by Cantor Faryn Rudnick
Tzedek, tzedek tirdof. Justice, justice, you shall pursue. This famous verse from Deuteronomy 16 is at the center of much of Jewish ideology. But how does one pursue justice? What does it take to pursue justice? And on what level can one individual pursue justice? More often than not, the answer is simply education. How does one know to not be afraid of something foreign? Education. How does one make a difference in his or her community? Education. How does one pursue justice in a world that presents challenges every day? Education.
Recently, I was walking in the airport, and a man in a wheelchair was at a kiosk promoting credit cards that earn frequent flier miles. I smiled at the man but kept walking because I did not want waste his time or my own. But as this man was simply trying to do his job, I noticed the number of people who did not even look in his direction. Could this have been a response to what he was selling? Perhaps, though it's more likely that it was a response to the man's disability. In the year 2014, in a culture that is advanced on so many levels, people are still afraid of those with disabilities.
I have the good fortune to represent the American Conference of Cantors on the Jewish Disabilities Network, an organization consisting of clergy and lay leaders in the field of Judaism and inclusion. This group works hard to pursue justice for people with disabilities through education on a national level. The JDN brings the issues to our politicians, advocating for those with disabilities to receive the fair treatment they deserve in education, employment, and housing. The individuals who make up the JDN also work on a local level within their communities. At Temple Beth-El, we recently formed an inclusion team that will help to plan designated programs and services for people with disabilities as well as help to make the physical structure and internal environment of the synagogue more inclusive and accessible. The inclusion team will help to educate our community about providing fair and inclusive services for those with disabilities.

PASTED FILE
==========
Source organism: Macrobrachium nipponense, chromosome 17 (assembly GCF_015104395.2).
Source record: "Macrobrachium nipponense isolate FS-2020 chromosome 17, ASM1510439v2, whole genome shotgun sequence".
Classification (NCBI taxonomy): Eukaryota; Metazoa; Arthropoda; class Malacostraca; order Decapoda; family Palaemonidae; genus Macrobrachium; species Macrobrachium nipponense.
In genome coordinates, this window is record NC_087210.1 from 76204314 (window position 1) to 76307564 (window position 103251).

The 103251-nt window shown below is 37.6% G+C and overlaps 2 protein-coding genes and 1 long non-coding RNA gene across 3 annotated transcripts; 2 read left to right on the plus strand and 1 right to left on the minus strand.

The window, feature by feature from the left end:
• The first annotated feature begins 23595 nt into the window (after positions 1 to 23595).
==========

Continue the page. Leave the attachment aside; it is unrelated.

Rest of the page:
Other Jewish organizations are doing their part as well. Jewish Child and Family Services provides education (lectures, workshops, etc.) for aging parents of adults with disabilities, a demographic that is often not well served, as well as group living, social opportunities, and future planning training for adults with disabilities. Congregation Rodeph Sholom on New York City's Upper West Side has been paving the way with inclusive worship with their Shireinu program for Jews with disabilities for several years.
In Midrash Devarim, the rabbis explain that God loves justice even more than sacrifice. Sacrifices serve the Temple, and serve the individual who has sinned, but justice serves the entire community and, therefore, serves God. Sacrifices can only be offered at the human level, but even God pursues justice, rendering the pursuit of justice a holy act. As the secular New Year is upon us, I encourage each of us to strive for holiness through the pursuit of justice by welcoming those with disabilities into the community, by not looking away when you see someone with a disability, by not assuming that the parent of the screaming child is a bad parent, but rather that the child may have some disability. I encourage each of us to seek justice by letting our elected officials know that we won't stand idly by while they cut funding or vote down bills that will help those with disabilities. And I encourage each of us to not forget that justice can happen when we stand up, fight, and provide education for what we know to be right.